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Biden's Strategic Pivot: Navigating Emerging Markets Amidst G20 Absences

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As the upcoming G20 meeting in India unfolds, US President Joe Biden is focusing on fostering stronger ties with emerging markets, notably in Africa, Latin America, and Asia, offering a robust alternative to China's Belt and Road initiative. This project, spearheaded by Chinese President Xi Jinping, who has notably opted to skip the G20 meeting, has channeled billions into developing countries, albeit plunging many into substantial debt. Biden aims to capitalize on this void, wielding promises of sustained engagement and financial backing via the World Bank, with an ambitious plan to amass $600 billion by 2027 through the Partnership for Global Infrastructure and Investment, an initiative excluding China. Analysts, like Zack Cooper from the American Enterprise Institute, question if the US can effectively seize this opportunity, amidst China's economic downturn affecting the Belt and Road spending.

On the global stage, the International Monetary Fund (IMF) predicts a rapid GDP growth between 3.2% and 5.0% in various regions including the Middle East, Central Asia, and sub-Saharan Africa, overshadowing projections for the United States and globally. However, these nations are grappling with significant obstacles such as outdated infrastructure and the looming threat of climate change, amplified by the impacts of the COVID-19 pandemic and escalating debt burdens. Contributing to this, China's Belt and Road Initiative, although a significant player in funding infrastructure in developing nations, has witnessed a reduction in credit availability in recent years, leaving many nations struggling with repayment amidst rising interest rates.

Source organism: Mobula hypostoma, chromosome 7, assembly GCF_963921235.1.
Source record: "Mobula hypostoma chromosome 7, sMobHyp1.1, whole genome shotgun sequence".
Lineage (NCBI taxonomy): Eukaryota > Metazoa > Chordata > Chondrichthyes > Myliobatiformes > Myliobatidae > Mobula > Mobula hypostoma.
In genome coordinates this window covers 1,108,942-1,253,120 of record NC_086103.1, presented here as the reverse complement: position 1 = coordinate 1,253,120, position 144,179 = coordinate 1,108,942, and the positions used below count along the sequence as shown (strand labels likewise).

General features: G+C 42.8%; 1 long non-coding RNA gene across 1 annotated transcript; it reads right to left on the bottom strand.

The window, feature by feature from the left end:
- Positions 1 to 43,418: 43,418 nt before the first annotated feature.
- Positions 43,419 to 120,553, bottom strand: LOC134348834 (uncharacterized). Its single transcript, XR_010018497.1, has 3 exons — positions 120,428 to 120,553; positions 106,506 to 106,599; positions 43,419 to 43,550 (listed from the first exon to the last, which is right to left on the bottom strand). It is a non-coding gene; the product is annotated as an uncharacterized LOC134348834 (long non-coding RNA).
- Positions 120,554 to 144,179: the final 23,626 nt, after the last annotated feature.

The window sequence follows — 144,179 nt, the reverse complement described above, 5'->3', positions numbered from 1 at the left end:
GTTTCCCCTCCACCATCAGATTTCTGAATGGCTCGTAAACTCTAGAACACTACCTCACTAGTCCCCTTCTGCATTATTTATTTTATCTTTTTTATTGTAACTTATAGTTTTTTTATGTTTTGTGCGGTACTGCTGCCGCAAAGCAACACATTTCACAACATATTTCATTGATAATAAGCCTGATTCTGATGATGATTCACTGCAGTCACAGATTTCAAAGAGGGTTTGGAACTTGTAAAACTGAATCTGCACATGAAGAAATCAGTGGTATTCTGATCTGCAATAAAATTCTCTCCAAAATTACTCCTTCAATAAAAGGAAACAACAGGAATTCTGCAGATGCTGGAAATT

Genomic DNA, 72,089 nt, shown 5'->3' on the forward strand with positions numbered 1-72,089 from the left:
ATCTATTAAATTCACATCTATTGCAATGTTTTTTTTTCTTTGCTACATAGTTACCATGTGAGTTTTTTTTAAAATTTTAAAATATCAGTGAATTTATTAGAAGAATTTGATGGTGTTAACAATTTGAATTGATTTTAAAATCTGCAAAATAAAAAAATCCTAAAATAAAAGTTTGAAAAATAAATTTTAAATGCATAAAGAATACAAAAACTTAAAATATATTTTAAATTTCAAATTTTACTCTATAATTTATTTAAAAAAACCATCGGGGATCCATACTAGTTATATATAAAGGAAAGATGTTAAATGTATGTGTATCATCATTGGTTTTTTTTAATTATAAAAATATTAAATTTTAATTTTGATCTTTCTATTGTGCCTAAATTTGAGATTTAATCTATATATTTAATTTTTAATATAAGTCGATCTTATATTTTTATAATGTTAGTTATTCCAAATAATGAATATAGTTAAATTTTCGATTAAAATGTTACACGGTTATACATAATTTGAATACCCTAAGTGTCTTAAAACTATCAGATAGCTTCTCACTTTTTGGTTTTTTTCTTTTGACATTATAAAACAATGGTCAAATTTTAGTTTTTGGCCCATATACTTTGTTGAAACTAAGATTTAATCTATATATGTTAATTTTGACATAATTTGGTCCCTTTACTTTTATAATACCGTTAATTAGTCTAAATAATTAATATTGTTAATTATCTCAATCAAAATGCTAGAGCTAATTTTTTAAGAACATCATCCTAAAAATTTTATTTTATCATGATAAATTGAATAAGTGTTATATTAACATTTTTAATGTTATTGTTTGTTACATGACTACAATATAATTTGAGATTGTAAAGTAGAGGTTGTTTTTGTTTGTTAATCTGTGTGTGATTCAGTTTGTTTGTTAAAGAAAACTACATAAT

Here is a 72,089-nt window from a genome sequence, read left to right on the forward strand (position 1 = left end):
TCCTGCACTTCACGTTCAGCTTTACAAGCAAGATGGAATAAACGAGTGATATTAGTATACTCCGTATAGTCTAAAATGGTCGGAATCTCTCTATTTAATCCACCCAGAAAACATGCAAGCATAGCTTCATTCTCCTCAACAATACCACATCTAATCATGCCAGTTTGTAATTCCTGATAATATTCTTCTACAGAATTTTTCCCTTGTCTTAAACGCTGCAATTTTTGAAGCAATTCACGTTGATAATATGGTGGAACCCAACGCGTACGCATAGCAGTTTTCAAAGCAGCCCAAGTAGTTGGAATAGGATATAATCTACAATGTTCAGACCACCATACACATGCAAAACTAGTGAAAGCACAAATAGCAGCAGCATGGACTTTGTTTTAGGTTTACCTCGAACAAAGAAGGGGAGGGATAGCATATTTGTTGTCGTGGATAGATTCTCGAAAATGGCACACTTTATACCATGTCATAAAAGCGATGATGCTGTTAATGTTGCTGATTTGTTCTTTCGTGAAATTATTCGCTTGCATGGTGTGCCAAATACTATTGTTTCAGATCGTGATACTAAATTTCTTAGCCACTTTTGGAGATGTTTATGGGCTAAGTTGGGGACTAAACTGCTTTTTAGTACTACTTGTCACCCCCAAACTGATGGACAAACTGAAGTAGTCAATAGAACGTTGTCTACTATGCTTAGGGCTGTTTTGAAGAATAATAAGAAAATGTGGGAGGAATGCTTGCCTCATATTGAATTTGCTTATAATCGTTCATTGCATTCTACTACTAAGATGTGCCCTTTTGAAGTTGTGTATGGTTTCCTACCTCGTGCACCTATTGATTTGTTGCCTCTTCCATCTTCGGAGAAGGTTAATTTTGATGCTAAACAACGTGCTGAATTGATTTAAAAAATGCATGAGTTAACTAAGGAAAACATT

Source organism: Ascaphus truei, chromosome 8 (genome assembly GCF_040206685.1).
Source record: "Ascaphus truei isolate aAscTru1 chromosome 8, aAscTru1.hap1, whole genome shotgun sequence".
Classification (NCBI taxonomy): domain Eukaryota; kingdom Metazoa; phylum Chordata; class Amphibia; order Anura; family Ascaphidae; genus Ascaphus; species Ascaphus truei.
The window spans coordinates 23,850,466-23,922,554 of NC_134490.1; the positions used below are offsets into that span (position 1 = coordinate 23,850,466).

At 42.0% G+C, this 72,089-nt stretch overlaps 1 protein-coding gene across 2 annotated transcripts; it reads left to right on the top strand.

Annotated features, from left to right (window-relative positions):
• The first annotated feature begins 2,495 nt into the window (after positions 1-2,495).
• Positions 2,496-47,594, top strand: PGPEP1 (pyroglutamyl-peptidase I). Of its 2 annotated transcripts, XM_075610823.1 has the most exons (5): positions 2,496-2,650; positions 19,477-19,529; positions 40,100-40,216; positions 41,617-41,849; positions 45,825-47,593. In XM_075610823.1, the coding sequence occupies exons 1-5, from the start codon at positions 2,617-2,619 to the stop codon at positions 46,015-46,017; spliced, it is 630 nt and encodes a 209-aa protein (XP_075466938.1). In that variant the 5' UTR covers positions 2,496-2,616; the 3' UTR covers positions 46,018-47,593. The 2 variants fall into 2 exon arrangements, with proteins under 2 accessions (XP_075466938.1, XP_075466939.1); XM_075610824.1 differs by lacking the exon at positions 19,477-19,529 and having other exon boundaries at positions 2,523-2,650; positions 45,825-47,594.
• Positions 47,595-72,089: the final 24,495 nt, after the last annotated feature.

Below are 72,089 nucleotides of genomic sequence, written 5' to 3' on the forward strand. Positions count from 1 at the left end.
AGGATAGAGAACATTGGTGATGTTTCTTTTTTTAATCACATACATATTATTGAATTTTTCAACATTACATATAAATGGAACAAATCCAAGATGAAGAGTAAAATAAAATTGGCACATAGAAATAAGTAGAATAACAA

Simultaneously, the Biden administration perceives a reinvigorated World Bank as a crucial player to address the pressing needs of the Global South while aligning with US interests. Jake Sullivan, Biden's National Security Adviser, emphasized that the intended World Bank reforms are not targeted against China, a substantial stakeholder in the bank. The administration advocates that offering a viable alternative to China's 'coercive and unsustainable' projects is not only altruistic but aligns seamlessly with the intrinsic interests of the United States, echoing sentiments even from the previous Trump administration which had invested in foreign aid.

Navigating the geopolitics, Biden's foreign policy has been centered on confronting the Russia-Ukraine conflict, nurturing competition with China, and rejuvenating alliances that waned during the Trump era, setting the stage for the 2024 presidential elections. Despite finding resonance with traditional allies, the approach has been met with caution by developing nations such as Brazil, India, and South Africa, who are reluctant to be caught in the crossfire of Washington's tiffs with Beijing and Moscow. Meanwhile, Xi Jinping is exploring alternative avenues to enhance China's engagement with the developing world, including leveraging platforms like the BRICS group and the upcoming Asia-Pacific Economic Cooperation (APEC) summit, showcasing the ongoing dynamism in global geopolitics.

About the Author

David Love is an editor at Quiver Quantitative, with a focus on global markets and breaking news. Prior to joining Quiver, David was the CEO of Winter Haven Capital.

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